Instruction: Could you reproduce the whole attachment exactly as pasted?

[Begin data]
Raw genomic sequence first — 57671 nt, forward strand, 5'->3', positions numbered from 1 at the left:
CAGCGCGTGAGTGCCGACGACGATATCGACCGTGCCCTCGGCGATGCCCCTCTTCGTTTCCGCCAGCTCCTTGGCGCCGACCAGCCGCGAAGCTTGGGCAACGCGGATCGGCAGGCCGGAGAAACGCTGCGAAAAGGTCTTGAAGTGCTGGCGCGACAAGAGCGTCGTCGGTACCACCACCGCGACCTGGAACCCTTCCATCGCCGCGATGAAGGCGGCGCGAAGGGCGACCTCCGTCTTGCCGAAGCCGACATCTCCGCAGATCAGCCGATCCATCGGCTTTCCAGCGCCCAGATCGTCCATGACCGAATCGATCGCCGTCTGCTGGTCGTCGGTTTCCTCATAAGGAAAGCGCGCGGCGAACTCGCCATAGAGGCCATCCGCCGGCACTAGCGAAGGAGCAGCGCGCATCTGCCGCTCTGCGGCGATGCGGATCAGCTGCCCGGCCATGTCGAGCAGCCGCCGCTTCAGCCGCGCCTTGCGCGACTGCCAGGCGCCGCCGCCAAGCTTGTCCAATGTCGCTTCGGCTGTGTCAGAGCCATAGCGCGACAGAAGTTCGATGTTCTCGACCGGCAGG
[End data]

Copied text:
Raw genomic sequence first — 57671 nt, forward strand, 5'->3', positions numbered from 1 at the left:
CAGCGCGTGAGTGCCGACGACGATATCGACCGTGCCCTCGGCGATGCCCCTCTTCGTTTCCGCCAGCTCCTTGGCGCCGACCAGCCGCGAAGCTTGGGCAACGCGGATCGGCAGGCCGGAGAAACGCTGCGAAAAGGTCTTGAAGTGCTGGCGCGACAAGAGCGTCGTCGGTACCACCACCGCGACCTGGAACCCTTCCATCGCCGCGATGAAGGCGGCGCGAAGGGCGACCTCCGTCTTGCCGAAGCCGACATCTCCGCAGATCAGCCGATCCATCGGCTTTCCAGCGCCCAGATCGTCCATGACCGAATCGATCGCCGTCTGCTGGTCGTCGGTTTCCTCATAAGGAAAGCGCGCGGCGAACTCGCCATAGAGGCCATCCGCCGGCACTAGCGAAGGAGCAGCGCGCATCTGCCGCTCTGCGGCGATGCGGATCAGCTGCCCGGCCATGTCGAGCAGCCGCCGCTTCAGCCGCGCCTTGCGCGACTGCCAGGCGCCGCCGCCAAGCTTGTCCAATGTCGCTTCGGCTGTGTCAGAGCCATAGCGCGACAGAAGTTCGATGTTCTCGACCGGCAGG